On more than one occasion, officials have refused to appear when invited to testify at Knesset committees, especially the Knesset Foreign Affairs and Defense Committee – and MKs, especially Avigdor Lieberman, chairman of the committee, have had enough. Lieberman, along with other MKs, is preparing a law that would allow Knesset committees to issue subpoenas to MKs who are reluctant to testify before them – with penalties for those who fail to show up.
The Law for Increasing the Efficiency of the Supervisory Role of the Knesset Foreign Affairs and Defense Committee, as it is known, is being written specifically for ministers and other officials who fail to appear when invited by the Committee, Lieberman said, but could easily be expanded to include other committees as well.
Those who refuse to honor invitations will be subject to penalties. Ministers and government officials will be referred to the legal department of the Civil Service, while IDF officers who don't come when called will be dealt with by the IDF Prosecutor's Office. MKs and ministers who refuse invitations will have to provide a good reason for doing so to the Knesset Speaker's Office. If the reason is not accepted and the official continues to refuse the invitation, s/he can be subpoenaed, with various legal penalties, including a fine and action by the Knesset Ethics Committee.
In addition, the law states, the Chairman and Vice-Chairman of the Committee will be able to visit any facility under its supervision at any time, without an advance appointment. For the Knesset Foreign Affairs and Defense Committee, this would include almost anything having to do with defense, from an IDF outpost to Mossad headquarters. The Committee will also be able to demand any and all information about the facility's activities – with refusals dealt with through fines and further legal action.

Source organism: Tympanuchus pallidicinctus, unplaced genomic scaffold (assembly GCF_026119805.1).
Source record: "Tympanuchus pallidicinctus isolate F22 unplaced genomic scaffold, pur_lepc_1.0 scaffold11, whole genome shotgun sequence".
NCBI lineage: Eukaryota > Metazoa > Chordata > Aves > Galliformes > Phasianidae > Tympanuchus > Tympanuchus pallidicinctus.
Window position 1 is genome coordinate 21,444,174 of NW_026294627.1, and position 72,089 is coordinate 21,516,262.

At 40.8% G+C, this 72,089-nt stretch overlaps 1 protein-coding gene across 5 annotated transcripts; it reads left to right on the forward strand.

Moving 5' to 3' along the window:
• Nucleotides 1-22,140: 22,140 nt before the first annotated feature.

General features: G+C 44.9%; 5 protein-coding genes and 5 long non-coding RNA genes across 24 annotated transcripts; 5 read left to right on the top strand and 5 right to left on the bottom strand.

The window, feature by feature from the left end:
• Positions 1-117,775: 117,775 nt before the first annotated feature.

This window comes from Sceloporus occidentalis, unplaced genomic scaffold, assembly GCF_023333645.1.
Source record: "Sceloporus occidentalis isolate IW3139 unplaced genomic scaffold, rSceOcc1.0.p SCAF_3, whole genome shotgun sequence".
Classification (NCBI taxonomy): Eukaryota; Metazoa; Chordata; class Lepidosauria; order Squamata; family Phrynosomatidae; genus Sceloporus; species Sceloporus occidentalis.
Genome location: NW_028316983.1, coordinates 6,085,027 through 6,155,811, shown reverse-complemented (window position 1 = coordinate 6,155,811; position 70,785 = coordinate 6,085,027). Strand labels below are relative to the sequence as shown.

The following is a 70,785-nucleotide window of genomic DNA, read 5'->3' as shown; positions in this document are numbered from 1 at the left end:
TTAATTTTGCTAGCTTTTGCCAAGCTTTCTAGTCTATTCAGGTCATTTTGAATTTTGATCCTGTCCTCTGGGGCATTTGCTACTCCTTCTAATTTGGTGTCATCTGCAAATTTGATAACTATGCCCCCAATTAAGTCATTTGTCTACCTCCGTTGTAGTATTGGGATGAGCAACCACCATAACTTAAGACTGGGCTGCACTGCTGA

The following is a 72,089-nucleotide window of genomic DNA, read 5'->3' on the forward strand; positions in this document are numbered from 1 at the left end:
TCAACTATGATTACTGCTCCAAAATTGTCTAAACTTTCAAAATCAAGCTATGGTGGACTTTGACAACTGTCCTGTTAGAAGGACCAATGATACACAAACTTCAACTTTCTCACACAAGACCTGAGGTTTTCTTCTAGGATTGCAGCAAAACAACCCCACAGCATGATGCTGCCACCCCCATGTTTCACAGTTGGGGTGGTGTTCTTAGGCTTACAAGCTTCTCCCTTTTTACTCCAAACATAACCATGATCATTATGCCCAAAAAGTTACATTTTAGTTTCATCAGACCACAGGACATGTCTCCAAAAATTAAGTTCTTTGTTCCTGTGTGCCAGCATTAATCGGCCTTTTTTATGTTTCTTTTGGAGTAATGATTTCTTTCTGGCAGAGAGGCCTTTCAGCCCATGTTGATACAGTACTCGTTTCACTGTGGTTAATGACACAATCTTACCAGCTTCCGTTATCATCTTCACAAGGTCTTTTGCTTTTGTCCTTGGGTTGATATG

Besides showing up, the law will demand that officials provide full disclosure of any issue the Committee wants to know about. Officials who provide incorrect, inaccurate, or incomplete information will be subject to penalty as well. The law provides for closed sessions where appropriate, so security breaches on sensitive manners need not be an issue, said Lieberman.
Sponsoring the law along with Lieberman are MKs Eitan Cabel (Labor) and Ofer Shelah (Yesh Atid).
“Unfortunately the Knesset deals primarily with legislation, and less with supervision, but the situation is difference in the Knesset Foreign Affairs and Defense Committee, which is supposed to supervise both public and secret operations and projects. Unfortunately the defense establishment often sees us as an intrusive force, and too frequently we are told by officials that they will not testify, or their testimony is incomplete,” said Cabel.
This kind of behavior has a very negative impact on Israeli security, he said, because it places the Committee in the position of developing policy based on incomplete or incorrect information. Getting accurate information on issues is key to developing the proper policy, he said, and it was very important that the law be approved by the Knesset.